Either that, or enjoy the knitting on the painkillers and then see what amazing work you’ve done a few days later. :^) I remember coming out of surgery for my gallbladder, and the morphine let me fade in and out of coherence….thankfully I said nothing too stupid or embarrassing, at least nothing that my dear wife wants to remind me of.

    Praying for you in this.

    Liked by 2 people

  21. Six weeks? I read that twice to make sure I hadn’t read it incorrectly. You poor thing. I’m so glad you finally decided to see a doctor. This episode may not be a picnic, but you will surely feel better once you get through it, and what a great story you’ll have to share at get-togethers with family and friends!

    Liked by 1 person

  22. With Julie Anne out for a while, I’ll keep a watch on comments in moderation. Please know that I work during the day (I’ve just peeked in right before lunch) so I may not be able to get to them until after work.

    If I hear anything from Julie Anne, I’ll let you know!

    Liked by 1 person

  23. Julie Anne, you are in my thoughts and prayers as you have your ‘softball’ removed. Even though you have suffered, I just want to say how inspiring your story was to me, and appreciate your impeccable sense of humor in addressing your health issues. I underwent an experience very similar to yours, putting up with the bleeding for three and a half years. I am so thankful that you are taking care of this during its early stages as it is the best thing for your body. Praying also for a great medical team, a strong support system following your surgery, and lots of rest in Christ Jesus, because He loves and cares for you.

    I will share a comment made by my surgeon (an amazing Christian woman by the way!) before my surgery as she cupped my face in the palm of her hands saying, with compassionate eyes, “You are so precious.” That goes out to you, Julie Anne.

    waitingforthetrumpet2….ditto Brenda…..so glad you are still with us! Amazing story!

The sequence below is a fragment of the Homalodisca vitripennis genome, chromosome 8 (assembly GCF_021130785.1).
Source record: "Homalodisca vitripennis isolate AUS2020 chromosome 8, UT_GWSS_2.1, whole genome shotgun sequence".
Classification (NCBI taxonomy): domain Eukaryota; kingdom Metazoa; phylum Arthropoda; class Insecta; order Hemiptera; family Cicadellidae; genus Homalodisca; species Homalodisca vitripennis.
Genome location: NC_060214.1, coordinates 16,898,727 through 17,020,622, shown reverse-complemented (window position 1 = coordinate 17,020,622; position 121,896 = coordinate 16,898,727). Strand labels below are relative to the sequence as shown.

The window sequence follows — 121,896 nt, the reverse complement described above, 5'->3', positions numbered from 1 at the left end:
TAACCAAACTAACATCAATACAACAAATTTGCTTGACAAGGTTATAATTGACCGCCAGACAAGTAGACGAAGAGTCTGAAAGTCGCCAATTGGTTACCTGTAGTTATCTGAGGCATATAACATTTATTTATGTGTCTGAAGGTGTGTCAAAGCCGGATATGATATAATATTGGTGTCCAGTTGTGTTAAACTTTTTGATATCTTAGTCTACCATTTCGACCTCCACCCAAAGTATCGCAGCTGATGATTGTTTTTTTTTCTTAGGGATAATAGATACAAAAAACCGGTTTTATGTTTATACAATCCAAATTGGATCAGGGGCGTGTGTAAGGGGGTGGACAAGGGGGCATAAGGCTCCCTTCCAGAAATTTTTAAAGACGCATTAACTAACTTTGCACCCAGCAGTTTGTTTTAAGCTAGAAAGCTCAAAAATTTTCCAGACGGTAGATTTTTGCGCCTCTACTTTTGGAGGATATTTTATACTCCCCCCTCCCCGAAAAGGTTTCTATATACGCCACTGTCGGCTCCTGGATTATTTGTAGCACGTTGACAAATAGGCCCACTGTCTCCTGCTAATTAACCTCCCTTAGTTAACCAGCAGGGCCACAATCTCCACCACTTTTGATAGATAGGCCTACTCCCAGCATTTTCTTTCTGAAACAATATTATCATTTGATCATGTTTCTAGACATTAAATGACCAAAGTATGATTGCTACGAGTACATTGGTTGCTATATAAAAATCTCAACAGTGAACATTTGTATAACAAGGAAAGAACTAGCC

Liked by 2 people

  24. Thanks for the update. I remember you talking about periods before, and I thought of you in the process of learning of some new products making me aware of how, in developing countries, the “taboo” was keeping them in poverty. Much appreciated bringing that up.
    Praise God your surgery went well. Praying for your continued well-recovery, and for your family. Kathie, thanks for all you do as well.

    Liked by 1 person

  25. We’re glad that you made it through surgery and are now in your room.
    We love you and are praying for you. Here’s that beautiful Beatles song
    about love performed by French music students at a beautiful old square in France.

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  26. Went through exactly he same thing when I was 47. Best thing in the world! Kept my ovaries. Will pray for you. When you get back on your feet you will be so glad you had this done! I have thanked God often for hysterectomy!

    Liked by 2 people

  27. Julie Anne!

    So glad to hear that you got through surgery OK! I’ve been praying for you, hoping you have a quick and safe recovery. Please be patient with yourself while you heal, and don’t worry about us.

    Take care!

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  28. JA, so glad to hear you are through the surgery and recovering. You are in my prayers!

    I went the same route (kept the ovaries) but still needed some hormone supplementation afterward- you’ll be able to see as time goes by whether it becomes an issue or not, it’s so individual. They do have great options for it these days, at least- I’m so thankful for modern medicine! I always wonder, what if I lived 500 years ago, what would I be going through right now? lol!

    Take good care and pamper yourself until you get your strength back.

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  29. My thoughts and prayers will be with you, Julie Anne. I had two C-sections and it took several weeks before I felt like I was back to normal. I’m surprised by some of the women here who have had quite a few C-sections. After the second one, I knew I didn’t want to go through that kind of pain anymore. Get lots of Rest & Relaxation and avoid stress, J.A. Which means avoiding any discussion about Church O’Neal. (Just toying with ya.) 😉

    Liked by 1 person

  30. Thank you, Darlene!

    Yea, I don’t know how people do it with c-sections. I had some pain the last few days that no amount of labor breathing could get me through. – it felt like burning. I’ve since read that the burning sensation is from nerves healing from where my huge uterus was removed.

    One big praise: lab reported no cancer.

    Liked by 1 person

  31. Julie Anne – That’s great news! The other good news, but not so good for how you’re feeling, is that it sounds like your body is doing what it’s supposed to do.

    Liked by 1 person

  32. Sometimes healing really hurts. That is a big praise. No cancer is one of the best things you can hear. So glad you are mending.

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  33. Yea, I don’t know how people do it with c-sections.

    It varies a lot depending on the mother and a bunch of other factors. My wife often amazed the nurses by how quickly she recovered–she had five C sections. Good painkiller control helps as well–she’s been blessed that way.

    Why? No clue.